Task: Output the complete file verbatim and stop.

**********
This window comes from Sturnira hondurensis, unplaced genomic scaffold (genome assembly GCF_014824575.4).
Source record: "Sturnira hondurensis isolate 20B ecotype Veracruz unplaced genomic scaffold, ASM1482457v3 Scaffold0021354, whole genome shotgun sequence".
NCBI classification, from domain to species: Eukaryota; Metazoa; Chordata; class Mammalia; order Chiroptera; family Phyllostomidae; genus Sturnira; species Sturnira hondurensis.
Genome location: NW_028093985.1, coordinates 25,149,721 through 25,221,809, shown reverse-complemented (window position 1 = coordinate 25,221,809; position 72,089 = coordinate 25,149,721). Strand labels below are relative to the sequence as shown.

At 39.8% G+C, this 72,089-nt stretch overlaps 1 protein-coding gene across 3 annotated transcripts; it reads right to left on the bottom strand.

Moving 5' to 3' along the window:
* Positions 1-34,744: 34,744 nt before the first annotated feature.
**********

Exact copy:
This window comes from Sturnira hondurensis, unplaced genomic scaffold (genome assembly GCF_014824575.4).
Source record: "Sturnira hondurensis isolate 20B ecotype Veracruz unplaced genomic scaffold, ASM1482457v3 Scaffold0021354, whole genome shotgun sequence".
NCBI classification, from domain to species: Eukaryota; Metazoa; Chordata; class Mammalia; order Chiroptera; family Phyllostomidae; genus Sturnira; species Sturnira hondurensis.
Genome location: NW_028093985.1, coordinates 25,149,721 through 25,221,809, shown reverse-complemented (window position 1 = coordinate 25,221,809; position 72,089 = coordinate 25,149,721). Strand labels below are relative to the sequence as shown.

At 39.8% G+C, this 72,089-nt stretch overlaps 1 protein-coding gene across 3 annotated transcripts; it reads right to left on the bottom strand.

Moving 5' to 3' along the window:
* Positions 1-34,744: 34,744 nt before the first annotated feature.